A list of reasons some find this journey to be pure folly begins with incomprehension when it comes to sitting on a bicycle seat for long hours (” Doesn’t your rear end hurt?”). Next in line on the items people can’t get their head around is the idea of camping . . . ever . . . let alone for 4 months. (“You know there is such a thing as a hotel . . . right?”).
Well, we are happy to report that our bodies are holding up after 6 riding days from Cairo (699 km) preceding today’s off day in Luxor. That said, the tour medic fully expects to be having a look at the saddle sores of a majority of riders before we reach Capetown. We are tired, but that is to be expected when trying to figure out how to live in a totally different manner than we are accustomed to.
On the camping front, we were spoiled with our early sites on the Red Sea – including one right on the beach property of a hotel with a couple of rooms made available for showering. Things turned Tour d’Afrique style after that with a night at “Police Camp”. This random roadside spot in the desert offered all night trucking traffic, police sentries guarding the perimeter with the usual automatic weapons, dogs, no electricity, a 2 liter per person water ration for bathing after 145 km in the saddle, and finally a selection of shovels to take into the desert as nature required. With all this bounty no one uttered a word of complaint. This is what we signed up for – are paying for! The dinner presented in this spartan setting consisted of bbq’d chicken, lentils, sweet potatoes and coleslaw. Impressive and delicious. Who needs the Ritz when most of us are in our tents counting passing vehicles and dreading the early morning calls to prayer by 7:30? You can find a short video of the police camp at the bottom of this post.
Riding in the desert is all about endless sand and gravel and wide open skies. Long stretches of very good road surfaces and minimal navigation clear the mind. The group is settling into patterns. We spent about 40 km in a pace line (drafting off the rider in front of us) to ease the load on a high mileage day. This isn’t something we are accustomed to, or even like to do (full concentration is required so earbuds and photography are out), but it may make a big difference as the days get warmer and the body starts to complain. We emerged from the desert quite suddenly into great concentrations of brutalist style concrete housing complexes on the outskirts of Luxor. It was nice to see happy childrens’ faces as they vied for our attention.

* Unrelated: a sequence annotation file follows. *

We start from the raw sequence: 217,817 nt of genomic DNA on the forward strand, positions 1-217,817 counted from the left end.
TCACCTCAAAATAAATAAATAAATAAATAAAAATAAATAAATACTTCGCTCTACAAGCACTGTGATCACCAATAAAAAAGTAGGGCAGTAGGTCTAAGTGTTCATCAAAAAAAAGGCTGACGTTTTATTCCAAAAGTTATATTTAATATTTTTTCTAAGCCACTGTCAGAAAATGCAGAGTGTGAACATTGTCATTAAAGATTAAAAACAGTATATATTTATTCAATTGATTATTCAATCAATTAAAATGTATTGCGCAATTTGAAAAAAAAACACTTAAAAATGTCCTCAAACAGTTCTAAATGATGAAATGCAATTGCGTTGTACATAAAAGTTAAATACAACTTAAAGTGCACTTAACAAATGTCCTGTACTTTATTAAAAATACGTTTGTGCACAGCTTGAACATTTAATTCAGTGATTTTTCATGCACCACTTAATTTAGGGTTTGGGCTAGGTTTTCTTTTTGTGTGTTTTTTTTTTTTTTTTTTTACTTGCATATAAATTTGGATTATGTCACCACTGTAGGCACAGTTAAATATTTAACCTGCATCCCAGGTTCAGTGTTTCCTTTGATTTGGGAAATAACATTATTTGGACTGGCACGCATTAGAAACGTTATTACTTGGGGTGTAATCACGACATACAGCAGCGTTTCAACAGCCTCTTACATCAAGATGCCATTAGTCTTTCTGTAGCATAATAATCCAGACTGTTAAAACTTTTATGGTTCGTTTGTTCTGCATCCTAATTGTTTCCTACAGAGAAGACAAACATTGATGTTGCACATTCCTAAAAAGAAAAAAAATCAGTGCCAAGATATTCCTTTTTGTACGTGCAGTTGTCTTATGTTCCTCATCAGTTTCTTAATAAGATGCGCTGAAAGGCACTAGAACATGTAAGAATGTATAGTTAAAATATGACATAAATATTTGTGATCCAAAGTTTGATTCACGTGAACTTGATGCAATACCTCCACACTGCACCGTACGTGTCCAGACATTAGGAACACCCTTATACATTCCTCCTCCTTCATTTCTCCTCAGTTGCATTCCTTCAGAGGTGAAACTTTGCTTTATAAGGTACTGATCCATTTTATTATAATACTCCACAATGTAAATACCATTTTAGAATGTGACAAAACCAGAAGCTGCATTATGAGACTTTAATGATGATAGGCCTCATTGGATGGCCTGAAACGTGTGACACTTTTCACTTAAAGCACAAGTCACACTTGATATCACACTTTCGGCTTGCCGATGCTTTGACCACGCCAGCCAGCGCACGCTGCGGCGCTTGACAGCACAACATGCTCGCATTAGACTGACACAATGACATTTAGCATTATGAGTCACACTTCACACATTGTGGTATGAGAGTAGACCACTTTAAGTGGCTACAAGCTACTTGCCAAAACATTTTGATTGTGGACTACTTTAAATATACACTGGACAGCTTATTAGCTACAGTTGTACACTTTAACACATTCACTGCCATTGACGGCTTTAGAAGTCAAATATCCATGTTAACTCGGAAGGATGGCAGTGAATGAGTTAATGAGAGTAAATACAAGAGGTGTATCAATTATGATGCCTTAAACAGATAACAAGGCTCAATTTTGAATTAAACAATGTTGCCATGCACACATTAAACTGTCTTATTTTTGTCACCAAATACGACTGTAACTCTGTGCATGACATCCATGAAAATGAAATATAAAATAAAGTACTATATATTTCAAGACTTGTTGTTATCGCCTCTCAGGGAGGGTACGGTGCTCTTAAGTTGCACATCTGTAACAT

Luxor is the site of the Ancient Egyptian city of Waset, known to the Greeks as Thebes. It has frequently been characterized as the “world’s greatest open-air museum”. Our in flight magazine on Air Egypt stated that 30% of the world’s monuments are to be found here! Hard to imagine? Every time someone sticks a shovel in the ground there is a new discovery, so much so that in the past year the military government has decreed that some sites are to be “left for future generations to unveil”.
Our tour organizers arranged for a local guide to help us make the most out of our short time here. We visited the otherworldly Valley of the Kings where our entry allowed us access into 3 tombs, although not that of the famous King Tut (which has been stripped of its artifacts in any event). We also spent time at Karnak Temple and Pharoah Hatshepsut’s Temple. The scale and beauty of these works, many untouched for 3000 years, must be seen to be fully appreciated. We are lucky to be passing through.
Thank you for reading.